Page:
South Africa police minister says they won't allow rioters to make a 'mockery of our democracy'

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By Thomas Blade  with AP
South Africa police minister says they won't allow rioters to make a 'mockery of our democracy'
Copyright  Themba Hadebe/Copyright 2021 The Associated Press. All rights reserved.

Police in South Africa are stepping up efforts to quell violence and looting that erupted around the country in the last few days.

Seventy-two people have been killed and up to 1500 injured with hundreds of stores having been looted and destroyed following the imprisonment of former President Jacob Zuma.

South Africa's police minister, Bheki Cele, gave an update on the unrest and said that the current situation was under surveillance.

"We will ensure that it does not deteriorate any further. We cannot allow anyone to make a mockery of our democratic state, and we have instructed the law enforcement agencies to double their efforts to stop the violence and to increase deployment on the ground," Cele said.

The government have deployed 2,500 military personal to aid police officers who have been overwhelmed by the endless waves of looters.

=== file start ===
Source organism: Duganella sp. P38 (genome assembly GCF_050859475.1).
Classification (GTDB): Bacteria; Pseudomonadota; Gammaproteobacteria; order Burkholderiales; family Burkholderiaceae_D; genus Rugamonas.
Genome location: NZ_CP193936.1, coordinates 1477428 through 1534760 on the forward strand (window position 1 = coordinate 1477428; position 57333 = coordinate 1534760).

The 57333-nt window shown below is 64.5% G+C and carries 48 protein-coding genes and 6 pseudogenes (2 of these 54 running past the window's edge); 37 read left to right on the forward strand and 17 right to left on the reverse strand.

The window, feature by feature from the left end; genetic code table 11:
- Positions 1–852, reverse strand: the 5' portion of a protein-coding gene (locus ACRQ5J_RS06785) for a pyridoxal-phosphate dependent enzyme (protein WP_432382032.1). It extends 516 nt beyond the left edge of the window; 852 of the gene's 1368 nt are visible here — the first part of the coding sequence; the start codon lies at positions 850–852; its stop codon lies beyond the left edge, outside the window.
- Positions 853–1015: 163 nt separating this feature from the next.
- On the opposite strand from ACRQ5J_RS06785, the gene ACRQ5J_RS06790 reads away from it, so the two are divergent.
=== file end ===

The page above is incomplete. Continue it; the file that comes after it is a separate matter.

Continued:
Ayanda Dlodlo, South Africa Minister of State Security, says that criticism towards the government is unwarranted given all they have done.

"They were averted by the fact that we did supply this information and the police did act on this information. What we are seeing now is what we are seeing now. But what we did not see is because the work of state security agency and the police, the machinery was working on overdrive," she said.

The current situation has been exacerbated by a number of issues.

More than half of South Africa's 60 million people are living in poverty, with an unemployment rate of 32%.

The pandemic has increased job layoffs and with hunger and desperation reaching a boiling point, Zuma’s arrest became a catalyst for the violence.